Green peas have a sweet, earthy, and slightly vegetal flavor that can be used in several recipes. The pods can also be harvested at different times as the plant matures which can produce varying flavors.
For example, if the pods are harvested early, then they will produce smaller and sweeter peas with a delicate floral note. Mature peas have a more rounded and balanced flavor which can pair well with several spices, herbs, and vegetables.
Unlike sweet pea seeds, green peas are tender. They can even be soft if the peas are harvested early. Fully mature seeds can also be firm, but once cooked, every type of green pea will take on a softer texture.
Raw green peas have a smooth and almost shiny texture. As peas cook, they release retained water which causes them to shrivel up and take on a rugged appearance, especially if they are sauteed.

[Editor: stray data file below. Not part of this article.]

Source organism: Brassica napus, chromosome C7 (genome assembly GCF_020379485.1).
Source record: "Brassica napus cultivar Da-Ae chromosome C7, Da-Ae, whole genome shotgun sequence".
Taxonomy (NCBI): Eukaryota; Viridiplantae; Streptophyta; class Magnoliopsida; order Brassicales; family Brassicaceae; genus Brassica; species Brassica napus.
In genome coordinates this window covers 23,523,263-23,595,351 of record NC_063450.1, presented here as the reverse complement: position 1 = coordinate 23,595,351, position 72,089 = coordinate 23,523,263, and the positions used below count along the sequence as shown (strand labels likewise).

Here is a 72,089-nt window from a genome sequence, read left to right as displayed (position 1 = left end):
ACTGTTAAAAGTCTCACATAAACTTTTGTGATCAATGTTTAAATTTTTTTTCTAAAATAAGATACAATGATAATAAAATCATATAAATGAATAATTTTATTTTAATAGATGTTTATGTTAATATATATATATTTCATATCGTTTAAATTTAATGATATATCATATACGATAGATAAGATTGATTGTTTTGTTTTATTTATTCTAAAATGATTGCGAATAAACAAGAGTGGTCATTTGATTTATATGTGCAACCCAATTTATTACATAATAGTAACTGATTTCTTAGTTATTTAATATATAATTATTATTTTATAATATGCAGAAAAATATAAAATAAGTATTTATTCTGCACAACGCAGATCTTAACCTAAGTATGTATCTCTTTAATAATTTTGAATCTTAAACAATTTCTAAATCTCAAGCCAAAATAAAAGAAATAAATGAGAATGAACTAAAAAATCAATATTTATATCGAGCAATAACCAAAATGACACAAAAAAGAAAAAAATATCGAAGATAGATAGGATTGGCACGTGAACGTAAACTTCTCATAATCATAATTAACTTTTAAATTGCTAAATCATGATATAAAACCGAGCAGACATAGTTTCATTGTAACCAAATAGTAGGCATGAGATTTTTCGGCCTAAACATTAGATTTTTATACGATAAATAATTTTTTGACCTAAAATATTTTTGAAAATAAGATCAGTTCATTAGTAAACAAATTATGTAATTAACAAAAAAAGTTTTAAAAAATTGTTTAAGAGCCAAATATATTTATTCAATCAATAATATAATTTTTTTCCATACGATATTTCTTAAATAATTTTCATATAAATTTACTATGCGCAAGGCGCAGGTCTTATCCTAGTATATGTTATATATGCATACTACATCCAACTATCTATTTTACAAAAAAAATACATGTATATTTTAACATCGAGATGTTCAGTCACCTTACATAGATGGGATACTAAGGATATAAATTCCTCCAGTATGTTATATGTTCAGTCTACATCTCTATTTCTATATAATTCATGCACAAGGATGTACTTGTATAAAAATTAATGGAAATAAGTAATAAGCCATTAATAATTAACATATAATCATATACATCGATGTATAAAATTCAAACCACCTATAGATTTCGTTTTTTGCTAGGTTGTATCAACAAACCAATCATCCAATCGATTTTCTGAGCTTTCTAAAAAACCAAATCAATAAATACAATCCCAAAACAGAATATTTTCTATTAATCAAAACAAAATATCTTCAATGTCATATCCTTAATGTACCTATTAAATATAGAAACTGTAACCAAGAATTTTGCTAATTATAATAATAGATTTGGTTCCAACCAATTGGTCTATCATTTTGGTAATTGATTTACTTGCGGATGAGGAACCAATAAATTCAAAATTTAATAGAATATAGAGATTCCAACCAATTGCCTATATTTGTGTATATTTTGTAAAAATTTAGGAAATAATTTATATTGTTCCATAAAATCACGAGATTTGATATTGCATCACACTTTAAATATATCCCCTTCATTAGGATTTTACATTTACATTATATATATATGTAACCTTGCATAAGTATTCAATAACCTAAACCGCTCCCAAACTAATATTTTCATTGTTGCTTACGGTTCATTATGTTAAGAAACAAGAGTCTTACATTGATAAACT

Green peas offer a soft and buttery mouthfeel, a quality that can add heartiness and bite in salads and even pasta recipes!
Ever heard of the expression “like peas and carrots”? Well, the origin of this phrase is derived from the fact that peas pair well with numerous vegetables with a crunchy texture, especially carrots.
Peas can be fried, baked, boiled, and even roasted. They can also be sautéed in olive oil and served with a simple seasoning of salt and pepper.
Younger green peas, which provide a sweeter flavor can also be used strategically in recipes that require sweet, vegetal, and subtly floral flavor notes.
Green peas can also be pureed and since they cook easily, you can also mash them for varying textures in soup recipes. In comparison, the only utility of sweet peas is that their seeds can be used to plant more sweet pea plants but for decorative purposes only.